Labor Has Some Interesting Benefits, a New Study on C-Sections Reveals

A recent study suggests that not all C-sections are created equal.
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A recent study suggests that not all C-sections are created equal.

Making rigid plans doesn’t always yield the best results. At least, apparently, not when it comes to the birthing plan for your child. A new study looking at the long-term health of children delivered via planned C-section versus those delivered vaginally or via emergency C-section found that children in the former category are more likely to develop medical conditions such as asthma and type 1 diabetes as they grow.

In the United States, C-sections—both planned and unplanned—account for nearly a third of deliveries. Even here in the U.S., where childbirth itself is generally not presumed to be a risky endeavor for mother or baby, every option for childbirth carries potential benefits and risks. It is understood in the medical community that children delivered via C-section are more at risk for certain health issues than those delivered vaginally, to the point that the American College of Obstetricians and Gynecologists raised concerns about the overuse of C-sections in its 2014 guidelines. What isn’t clear is what about the different methods of delivery affects long-term outcomes.

That vaginal deliveries generally lead to healthier children holds true in the current study, but researchers have gotten more specific. Now there is evidence that the circumstances leading up to the surgery can carry weight in the child’s development. The findings raise questions about when and why to use the oft-debated procedure.

Researchers suggest that the physiological changes that mother and baby undergo during labor can benefit the child, even if he or she is ultimately delivered via C-section. For example, the onset of labor prompts fluid to clear from the child’s lungs. Changes in hormone levels also affect blood flow to organs and prepare the baby to stay alert to breast-feed postdelivery, should the mother choose that course of nutrition. One theory suggests that the microbes the baby absorbs into his or her mouth during labor could aid the development of the immune system. Jumping to a C-section before it is necessary eliminates these benefits, which is why the ACOG recommends that more time should be given for nature to take its course before opting for surgery.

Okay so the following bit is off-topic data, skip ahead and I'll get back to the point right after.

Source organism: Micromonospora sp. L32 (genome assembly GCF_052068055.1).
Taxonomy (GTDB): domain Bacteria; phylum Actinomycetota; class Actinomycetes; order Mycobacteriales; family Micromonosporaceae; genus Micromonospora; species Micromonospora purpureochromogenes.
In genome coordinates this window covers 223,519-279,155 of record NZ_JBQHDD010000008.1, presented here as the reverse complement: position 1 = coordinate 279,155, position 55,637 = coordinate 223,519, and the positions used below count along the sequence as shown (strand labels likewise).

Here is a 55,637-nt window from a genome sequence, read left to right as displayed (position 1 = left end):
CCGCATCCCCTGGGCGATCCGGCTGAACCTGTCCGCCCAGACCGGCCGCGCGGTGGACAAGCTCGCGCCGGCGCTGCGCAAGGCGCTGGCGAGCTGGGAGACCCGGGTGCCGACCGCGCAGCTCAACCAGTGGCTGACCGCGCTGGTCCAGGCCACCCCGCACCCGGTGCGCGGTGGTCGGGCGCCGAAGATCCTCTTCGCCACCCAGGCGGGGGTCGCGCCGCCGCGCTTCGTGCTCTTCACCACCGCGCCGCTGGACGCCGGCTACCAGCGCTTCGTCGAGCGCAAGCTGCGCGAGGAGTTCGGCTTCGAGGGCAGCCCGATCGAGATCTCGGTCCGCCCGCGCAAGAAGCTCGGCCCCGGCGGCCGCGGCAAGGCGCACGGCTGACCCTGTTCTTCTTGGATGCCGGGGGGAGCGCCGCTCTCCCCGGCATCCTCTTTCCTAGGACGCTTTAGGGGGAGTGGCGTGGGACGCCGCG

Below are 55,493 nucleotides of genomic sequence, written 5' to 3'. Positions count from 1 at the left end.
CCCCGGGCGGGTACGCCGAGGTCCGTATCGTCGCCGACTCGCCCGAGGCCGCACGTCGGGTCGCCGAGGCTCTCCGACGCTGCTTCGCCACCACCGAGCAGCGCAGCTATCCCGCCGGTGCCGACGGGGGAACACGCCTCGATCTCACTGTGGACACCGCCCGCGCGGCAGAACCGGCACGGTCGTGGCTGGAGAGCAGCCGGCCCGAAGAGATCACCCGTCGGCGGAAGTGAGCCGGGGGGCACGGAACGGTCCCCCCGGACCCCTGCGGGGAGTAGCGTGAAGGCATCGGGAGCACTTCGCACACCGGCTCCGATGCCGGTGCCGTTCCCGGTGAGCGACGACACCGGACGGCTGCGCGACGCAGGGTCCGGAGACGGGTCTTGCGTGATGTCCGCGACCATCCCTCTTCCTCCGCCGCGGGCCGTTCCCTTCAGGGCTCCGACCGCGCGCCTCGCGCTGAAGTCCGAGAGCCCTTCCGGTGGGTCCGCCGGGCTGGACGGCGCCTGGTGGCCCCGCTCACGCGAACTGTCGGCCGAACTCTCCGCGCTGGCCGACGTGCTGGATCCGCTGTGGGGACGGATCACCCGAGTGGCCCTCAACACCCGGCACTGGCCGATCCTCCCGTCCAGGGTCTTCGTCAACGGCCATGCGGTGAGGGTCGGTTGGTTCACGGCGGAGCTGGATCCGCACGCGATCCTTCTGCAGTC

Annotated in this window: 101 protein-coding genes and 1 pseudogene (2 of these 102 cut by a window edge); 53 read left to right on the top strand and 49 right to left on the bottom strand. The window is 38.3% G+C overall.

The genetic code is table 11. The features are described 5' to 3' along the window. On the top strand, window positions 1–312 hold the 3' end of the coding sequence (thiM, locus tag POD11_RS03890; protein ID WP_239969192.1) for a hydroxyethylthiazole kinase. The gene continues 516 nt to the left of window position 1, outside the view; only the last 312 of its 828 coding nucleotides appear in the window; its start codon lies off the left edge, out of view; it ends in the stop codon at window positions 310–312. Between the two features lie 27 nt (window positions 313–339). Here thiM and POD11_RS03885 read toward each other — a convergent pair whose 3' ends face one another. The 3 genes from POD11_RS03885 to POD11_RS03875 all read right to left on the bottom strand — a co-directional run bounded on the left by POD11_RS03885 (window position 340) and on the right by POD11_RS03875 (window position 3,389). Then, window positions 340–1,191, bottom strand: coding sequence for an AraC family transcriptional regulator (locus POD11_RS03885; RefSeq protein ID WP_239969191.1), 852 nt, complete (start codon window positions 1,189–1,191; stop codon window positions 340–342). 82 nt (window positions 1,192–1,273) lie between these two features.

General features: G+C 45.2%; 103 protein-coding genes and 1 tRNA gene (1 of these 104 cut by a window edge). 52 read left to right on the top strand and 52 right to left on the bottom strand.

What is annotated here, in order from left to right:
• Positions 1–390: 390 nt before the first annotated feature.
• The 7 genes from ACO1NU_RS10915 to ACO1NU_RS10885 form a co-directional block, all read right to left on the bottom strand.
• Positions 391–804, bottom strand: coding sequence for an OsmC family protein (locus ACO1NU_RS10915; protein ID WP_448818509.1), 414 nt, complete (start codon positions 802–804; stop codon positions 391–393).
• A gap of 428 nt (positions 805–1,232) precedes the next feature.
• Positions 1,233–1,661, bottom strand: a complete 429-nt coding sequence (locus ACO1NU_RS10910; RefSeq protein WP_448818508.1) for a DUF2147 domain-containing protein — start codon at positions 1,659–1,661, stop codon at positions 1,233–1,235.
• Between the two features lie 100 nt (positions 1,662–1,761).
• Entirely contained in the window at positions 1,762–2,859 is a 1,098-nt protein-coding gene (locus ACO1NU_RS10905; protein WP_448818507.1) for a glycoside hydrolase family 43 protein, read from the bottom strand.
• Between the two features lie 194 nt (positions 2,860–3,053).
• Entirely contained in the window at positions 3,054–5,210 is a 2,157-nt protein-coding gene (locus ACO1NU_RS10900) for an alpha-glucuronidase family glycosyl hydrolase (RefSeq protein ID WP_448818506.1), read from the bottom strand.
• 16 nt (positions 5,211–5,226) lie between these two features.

This is not to say that a planned C-section is never a good choice. Every family’s situation is different at the moment of delivery; it’s risky to make too many blanket statements in a matter as complex and unique as childbirth. What’s certain is that childbirth is a delicate and singular experience, and there’s much more going on than meets the eye.

A mother’s greatest responsibility is to care for her children. In more ways than one, she is wired to give them her best. As science continues to plumb the depths of motherhood, all we can do is use the information we have to make the best decisions for our children’s health and their futures.

Photo Credit: Olivia Leigh Photography